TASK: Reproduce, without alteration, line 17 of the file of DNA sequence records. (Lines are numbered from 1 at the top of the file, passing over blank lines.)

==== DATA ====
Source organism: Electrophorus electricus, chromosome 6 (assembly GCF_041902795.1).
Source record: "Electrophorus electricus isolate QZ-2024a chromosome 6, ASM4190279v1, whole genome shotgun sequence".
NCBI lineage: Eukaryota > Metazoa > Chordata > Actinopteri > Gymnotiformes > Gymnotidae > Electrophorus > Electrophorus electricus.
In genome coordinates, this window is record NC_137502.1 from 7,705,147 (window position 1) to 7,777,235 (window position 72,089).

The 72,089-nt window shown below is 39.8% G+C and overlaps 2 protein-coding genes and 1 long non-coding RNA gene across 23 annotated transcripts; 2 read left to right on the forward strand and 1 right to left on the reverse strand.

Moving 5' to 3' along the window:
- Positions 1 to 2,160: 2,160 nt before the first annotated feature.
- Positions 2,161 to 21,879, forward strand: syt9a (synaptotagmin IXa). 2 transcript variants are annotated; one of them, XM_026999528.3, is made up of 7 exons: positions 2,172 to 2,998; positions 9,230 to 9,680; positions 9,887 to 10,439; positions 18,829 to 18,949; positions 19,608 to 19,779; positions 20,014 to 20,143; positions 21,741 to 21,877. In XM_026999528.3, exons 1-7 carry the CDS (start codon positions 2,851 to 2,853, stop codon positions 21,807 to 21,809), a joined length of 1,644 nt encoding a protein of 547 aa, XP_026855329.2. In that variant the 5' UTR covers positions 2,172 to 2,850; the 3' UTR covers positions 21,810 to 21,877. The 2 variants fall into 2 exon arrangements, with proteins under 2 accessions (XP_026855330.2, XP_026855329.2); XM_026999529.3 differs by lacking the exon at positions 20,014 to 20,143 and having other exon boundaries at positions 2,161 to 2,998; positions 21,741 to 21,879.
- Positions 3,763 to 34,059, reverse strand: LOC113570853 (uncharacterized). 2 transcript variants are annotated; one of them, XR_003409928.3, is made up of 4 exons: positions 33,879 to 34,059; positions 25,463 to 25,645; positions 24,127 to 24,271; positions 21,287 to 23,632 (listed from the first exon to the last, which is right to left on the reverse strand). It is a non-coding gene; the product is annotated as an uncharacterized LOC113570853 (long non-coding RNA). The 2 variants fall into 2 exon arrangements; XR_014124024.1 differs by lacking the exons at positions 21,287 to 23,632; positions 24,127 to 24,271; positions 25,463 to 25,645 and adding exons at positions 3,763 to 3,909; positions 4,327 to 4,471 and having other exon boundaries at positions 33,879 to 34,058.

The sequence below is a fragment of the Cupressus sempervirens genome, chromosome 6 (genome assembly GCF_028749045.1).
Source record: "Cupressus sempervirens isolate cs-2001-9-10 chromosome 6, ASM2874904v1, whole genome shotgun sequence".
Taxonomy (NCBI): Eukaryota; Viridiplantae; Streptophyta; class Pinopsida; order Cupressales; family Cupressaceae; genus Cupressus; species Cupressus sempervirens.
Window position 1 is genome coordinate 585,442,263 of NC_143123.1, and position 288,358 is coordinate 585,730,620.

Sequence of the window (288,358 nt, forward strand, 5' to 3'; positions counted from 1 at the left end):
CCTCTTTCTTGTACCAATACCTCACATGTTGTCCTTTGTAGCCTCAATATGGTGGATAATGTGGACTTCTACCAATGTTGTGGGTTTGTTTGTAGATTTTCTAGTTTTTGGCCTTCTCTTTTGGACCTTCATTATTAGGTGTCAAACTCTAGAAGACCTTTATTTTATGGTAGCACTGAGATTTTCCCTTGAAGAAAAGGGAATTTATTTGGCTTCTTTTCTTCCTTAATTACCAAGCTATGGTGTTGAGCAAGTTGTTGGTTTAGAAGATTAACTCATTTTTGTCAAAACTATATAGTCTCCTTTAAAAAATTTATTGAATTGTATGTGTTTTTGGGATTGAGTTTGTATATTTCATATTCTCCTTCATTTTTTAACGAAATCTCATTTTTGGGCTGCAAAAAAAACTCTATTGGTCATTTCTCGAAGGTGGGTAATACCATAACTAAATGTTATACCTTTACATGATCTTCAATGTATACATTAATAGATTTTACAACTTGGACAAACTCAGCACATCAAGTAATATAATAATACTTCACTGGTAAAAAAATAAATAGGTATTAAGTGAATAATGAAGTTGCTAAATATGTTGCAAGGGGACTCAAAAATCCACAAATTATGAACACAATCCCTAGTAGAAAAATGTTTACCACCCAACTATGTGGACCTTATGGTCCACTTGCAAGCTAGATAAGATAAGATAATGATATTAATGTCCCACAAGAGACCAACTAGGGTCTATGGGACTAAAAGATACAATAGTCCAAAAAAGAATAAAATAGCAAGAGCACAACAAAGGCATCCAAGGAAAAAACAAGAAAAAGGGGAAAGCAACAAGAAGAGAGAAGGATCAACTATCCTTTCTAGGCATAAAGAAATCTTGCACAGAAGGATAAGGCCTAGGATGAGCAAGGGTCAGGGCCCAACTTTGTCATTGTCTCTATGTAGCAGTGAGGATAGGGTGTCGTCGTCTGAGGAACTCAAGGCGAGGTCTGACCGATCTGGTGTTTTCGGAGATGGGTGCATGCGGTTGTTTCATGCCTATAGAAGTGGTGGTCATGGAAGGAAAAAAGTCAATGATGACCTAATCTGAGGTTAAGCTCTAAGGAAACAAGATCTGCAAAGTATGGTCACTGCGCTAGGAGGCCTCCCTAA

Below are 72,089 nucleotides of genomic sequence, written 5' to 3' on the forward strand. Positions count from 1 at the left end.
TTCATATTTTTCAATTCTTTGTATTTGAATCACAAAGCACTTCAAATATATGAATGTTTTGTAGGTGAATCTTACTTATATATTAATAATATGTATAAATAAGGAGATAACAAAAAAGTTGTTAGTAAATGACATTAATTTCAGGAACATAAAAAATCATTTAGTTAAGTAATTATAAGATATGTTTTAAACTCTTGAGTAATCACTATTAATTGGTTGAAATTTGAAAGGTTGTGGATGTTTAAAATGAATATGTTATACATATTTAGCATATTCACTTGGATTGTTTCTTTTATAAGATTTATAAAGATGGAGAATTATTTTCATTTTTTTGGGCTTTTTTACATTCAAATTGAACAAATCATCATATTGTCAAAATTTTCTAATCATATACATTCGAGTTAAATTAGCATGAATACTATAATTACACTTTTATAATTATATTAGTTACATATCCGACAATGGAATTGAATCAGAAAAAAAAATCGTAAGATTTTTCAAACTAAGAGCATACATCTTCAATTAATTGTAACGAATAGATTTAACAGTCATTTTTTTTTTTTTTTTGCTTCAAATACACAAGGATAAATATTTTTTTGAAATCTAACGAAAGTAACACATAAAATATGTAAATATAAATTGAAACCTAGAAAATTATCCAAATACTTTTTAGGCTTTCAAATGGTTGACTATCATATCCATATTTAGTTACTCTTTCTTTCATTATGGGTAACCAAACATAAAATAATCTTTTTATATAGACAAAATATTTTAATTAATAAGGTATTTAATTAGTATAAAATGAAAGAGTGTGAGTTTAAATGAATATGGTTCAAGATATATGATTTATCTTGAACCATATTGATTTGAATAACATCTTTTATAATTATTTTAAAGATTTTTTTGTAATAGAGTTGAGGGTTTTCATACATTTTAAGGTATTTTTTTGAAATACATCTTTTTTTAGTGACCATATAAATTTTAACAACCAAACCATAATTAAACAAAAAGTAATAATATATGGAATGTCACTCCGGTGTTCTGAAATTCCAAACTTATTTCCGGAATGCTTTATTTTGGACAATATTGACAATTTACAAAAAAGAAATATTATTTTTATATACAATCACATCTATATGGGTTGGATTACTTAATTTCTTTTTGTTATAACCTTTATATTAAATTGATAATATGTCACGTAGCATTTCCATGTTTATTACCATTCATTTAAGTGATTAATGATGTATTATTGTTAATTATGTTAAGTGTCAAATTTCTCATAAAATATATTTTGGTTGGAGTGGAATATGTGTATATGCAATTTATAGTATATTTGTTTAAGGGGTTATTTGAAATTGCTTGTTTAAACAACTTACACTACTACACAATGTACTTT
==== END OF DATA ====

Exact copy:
TTCATATTTTTCAATTCTTTGTATTTGAATCACAAAGCACTTCAAATATATGAATGTTTTGTAGGTGAATCTTACTTATATATTAATAATATGTATAAATAAGGAGATAACAAAAAAGTTGTTAGTAAATGACATTAATTTCAGGAACATAAAAAATCATTTAGTTAAGTAATTATAAGATATGTTTTAAACTCTTGAGTAATCACTATTAATTGGTTGAAATTTGAAAGGTTGTGGATGTTTAAAATGAATATGTTATACATATTTAGCATATTCACTTGGATTGTTTCTTTTATAAGATTTATAAAGATGGAGAATTATTTTCATTTTTTTGGGCTTTTTTACATTCAAATTGAACAAATCATCATATTGTCAAAATTTTCTAATCATATACATTCGAGTTAAATTAGCATGAATACTATAATTACACTTTTATAATTATATTAGTTACATATCCGACAATGGAATTGAATCAGAAAAAAAAATCGTAAGATTTTTCAAACTAAGAGCATACATCTTCAATTAATTGTAACGAATAGATTTAACAGTCATTTTTTTTTTTTTTTTGCTTCAAATACACAAGGATAAATATTTTTTTGAAATCTAACGAAAGTAACACATAAAATATGTAAATATAAATTGAAACCTAGAAAATTATCCAAATACTTTTTAGGCTTTCAAATGGTTGACTATCATATCCATATTTAGTTACTCTTTCTTTCATTATGGGTAACCAAACATAAAATAATCTTTTTATATAGACAAAATATTTTAATTAATAAGGTATTTAATTAGTATAAAATGAAAGAGTGTGAGTTTAAATGAATATGGTTCAAGATATATGATTTATCTTGAACCATATTGATTTGAATAACATCTTTTATAATTATTTTAAAGATTTTTTTGTAATAGAGTTGAGGGTTTTCATACATTTTAAGGTATTTTTTTGAAATACATCTTTTTTTAGTGACCATATAAATTTTAACAACCAAACCATAATTAAACAAAAAGTAATAATATATGGAATGTCACTCCGGTGTTCTGAAATTCCAAACTTATTTCCGGAATGCTTTATTTTGGACAATATTGACAATTTACAAAAAAGAAATATTATTTTTATATACAATCACATCTATATGGGTTGGATTACTTAATTTCTTTTTGTTATAACCTTTATATTAAATTGATAATATGTCACGTAGCATTTCCATGTTTATTACCATTCATTTAAGTGATTAATGATGTATTATTGTTAATTATGTTAAGTGTCAAATTTCTCATAAAATATATTTTGGTTGGAGTGGAATATGTGTATATGCAATTTATAGTATATTTGTTTAAGGGGTTATTTGAAATTGCTTGTTTAAACAACTTACACTACTACACAATGTACTTT